What It’s Like To Get Your Job Automated

One of the things that scares the middle class today is getting their jobs automated by technology.  The pace of technology is moving so fast, it’s scaring the bejeezus out of people.

I share this story because yesterday a person said they would like to hear more stories like this from people that have been through it.  I am not all the way through but I see light at the end of the tunnel.

Robots, Artificial Intelligence (AI), Algorithms, Software and new hardware are displacing thousands.  One push back has been a call from the left wing for Basic Income which I am against.   I am for establishing the ethos of the same policy in a different way.  Earned Income Tax Credit (EITC) is a far better designed incentive.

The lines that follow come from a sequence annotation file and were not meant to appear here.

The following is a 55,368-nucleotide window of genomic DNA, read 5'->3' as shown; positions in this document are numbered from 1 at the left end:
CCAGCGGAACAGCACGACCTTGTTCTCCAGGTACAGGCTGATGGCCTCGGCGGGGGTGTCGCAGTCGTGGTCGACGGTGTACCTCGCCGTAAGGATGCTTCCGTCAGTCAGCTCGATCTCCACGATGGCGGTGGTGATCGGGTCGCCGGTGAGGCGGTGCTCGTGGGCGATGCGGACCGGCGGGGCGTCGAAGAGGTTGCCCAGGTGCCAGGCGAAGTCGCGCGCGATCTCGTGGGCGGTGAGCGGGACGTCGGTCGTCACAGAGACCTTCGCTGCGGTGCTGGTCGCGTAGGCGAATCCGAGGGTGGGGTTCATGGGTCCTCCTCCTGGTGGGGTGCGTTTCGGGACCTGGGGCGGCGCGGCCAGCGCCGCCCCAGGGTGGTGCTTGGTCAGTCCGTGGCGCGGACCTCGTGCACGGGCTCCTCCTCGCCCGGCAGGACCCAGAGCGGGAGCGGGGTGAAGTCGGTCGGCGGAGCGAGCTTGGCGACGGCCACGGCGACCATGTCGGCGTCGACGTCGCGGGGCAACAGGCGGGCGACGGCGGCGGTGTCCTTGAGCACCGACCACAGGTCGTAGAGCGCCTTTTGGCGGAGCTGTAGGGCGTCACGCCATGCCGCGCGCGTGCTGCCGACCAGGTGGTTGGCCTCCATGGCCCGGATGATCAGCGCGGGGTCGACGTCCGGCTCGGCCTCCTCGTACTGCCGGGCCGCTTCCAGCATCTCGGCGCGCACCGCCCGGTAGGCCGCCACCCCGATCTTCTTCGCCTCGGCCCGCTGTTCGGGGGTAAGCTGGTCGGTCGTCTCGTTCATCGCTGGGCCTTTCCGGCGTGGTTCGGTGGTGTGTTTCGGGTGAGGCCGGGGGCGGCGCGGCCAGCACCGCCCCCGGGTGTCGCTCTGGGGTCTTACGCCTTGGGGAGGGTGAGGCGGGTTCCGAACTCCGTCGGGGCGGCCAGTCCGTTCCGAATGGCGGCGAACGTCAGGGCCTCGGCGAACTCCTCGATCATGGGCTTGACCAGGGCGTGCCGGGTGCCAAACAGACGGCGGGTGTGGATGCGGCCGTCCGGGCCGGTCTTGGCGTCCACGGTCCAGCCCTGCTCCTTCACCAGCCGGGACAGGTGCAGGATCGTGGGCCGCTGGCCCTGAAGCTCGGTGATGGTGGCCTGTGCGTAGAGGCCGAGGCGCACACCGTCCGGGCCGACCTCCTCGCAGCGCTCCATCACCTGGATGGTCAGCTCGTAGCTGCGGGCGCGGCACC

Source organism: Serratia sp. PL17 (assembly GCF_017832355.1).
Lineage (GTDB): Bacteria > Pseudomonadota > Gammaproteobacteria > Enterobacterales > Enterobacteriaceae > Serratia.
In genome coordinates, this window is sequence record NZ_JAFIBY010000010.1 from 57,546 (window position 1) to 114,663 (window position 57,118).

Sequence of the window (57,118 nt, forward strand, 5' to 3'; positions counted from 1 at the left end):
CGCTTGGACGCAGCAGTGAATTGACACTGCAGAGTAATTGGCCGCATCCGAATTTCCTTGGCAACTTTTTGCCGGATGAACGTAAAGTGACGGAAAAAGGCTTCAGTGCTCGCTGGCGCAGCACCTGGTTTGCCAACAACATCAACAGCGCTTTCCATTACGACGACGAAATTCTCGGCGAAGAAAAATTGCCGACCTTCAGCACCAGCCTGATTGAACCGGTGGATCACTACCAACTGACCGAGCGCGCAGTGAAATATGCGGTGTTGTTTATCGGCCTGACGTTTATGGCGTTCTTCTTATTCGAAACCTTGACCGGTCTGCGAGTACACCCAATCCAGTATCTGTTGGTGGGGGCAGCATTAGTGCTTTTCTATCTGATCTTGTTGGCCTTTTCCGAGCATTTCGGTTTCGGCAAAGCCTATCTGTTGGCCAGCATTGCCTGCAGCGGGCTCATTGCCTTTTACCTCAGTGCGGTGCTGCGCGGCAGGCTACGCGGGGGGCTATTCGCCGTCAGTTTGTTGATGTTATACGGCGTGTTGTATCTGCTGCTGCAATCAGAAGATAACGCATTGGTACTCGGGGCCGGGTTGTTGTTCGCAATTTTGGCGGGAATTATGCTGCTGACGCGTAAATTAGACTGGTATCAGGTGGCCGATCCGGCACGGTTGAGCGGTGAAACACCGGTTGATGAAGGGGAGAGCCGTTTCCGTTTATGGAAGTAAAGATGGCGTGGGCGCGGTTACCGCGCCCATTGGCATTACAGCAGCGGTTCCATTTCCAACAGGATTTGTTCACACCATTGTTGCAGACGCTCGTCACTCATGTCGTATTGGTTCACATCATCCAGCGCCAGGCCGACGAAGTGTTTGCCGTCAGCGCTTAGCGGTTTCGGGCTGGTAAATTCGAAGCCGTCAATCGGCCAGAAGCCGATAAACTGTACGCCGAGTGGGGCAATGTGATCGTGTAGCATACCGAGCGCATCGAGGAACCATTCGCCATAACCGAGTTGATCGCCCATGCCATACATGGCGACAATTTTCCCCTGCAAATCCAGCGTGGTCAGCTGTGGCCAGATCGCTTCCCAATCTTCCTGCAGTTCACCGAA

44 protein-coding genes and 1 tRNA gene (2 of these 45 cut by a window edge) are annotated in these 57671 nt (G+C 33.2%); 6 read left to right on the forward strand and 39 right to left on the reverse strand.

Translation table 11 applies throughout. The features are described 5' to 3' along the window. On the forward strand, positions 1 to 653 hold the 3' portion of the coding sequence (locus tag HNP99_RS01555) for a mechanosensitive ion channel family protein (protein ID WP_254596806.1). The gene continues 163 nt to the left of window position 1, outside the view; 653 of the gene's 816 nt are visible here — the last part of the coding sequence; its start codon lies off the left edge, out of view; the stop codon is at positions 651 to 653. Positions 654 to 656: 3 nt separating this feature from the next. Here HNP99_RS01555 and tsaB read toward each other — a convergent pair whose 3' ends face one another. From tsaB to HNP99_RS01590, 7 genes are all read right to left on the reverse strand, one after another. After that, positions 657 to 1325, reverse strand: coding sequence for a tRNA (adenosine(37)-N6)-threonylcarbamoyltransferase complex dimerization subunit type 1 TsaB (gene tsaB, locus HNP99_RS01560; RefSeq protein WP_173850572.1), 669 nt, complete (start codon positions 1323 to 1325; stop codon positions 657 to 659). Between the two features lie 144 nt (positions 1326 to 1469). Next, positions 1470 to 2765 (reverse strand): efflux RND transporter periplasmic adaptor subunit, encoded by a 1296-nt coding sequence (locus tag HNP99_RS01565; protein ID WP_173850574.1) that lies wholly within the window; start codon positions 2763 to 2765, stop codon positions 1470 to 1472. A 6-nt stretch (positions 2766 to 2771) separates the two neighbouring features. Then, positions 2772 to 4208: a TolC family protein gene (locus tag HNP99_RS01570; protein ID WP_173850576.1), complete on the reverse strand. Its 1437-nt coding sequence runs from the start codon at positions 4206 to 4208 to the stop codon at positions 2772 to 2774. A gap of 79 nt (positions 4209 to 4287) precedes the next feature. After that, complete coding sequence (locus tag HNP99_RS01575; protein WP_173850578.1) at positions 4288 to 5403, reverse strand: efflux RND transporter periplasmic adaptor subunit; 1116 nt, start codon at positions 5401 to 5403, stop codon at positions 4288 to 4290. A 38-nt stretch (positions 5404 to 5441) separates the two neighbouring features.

Politicians are selling a new brand of fear this election cycle.  The truth is, having a well designed immigration policy and well designed trade policies are good for all Americans.The smarter politicians in this election cycle have latched onto this fear in different ways.  Socialist Bernie Sanders and Crony Capitalist Hillary Clinton promise more free stuff.  Donald Trump talks about isolationism.  Walls and busted trade deals are ways to graphically think about isolationism.

Neither of these approaches will work in the long run.

If you are a factory worker or someone like that who has lost their job to outsourcing or to a machine/software, what do you do? It feels like the end of the world.

The elites will say “learn to code”, “get a degree”. It’s easy to say when you are sipping tea in your salon.  Learning to code isn’t probable.  Getting an advanced degree isn’t a possibility. Ditch digging isn’t either.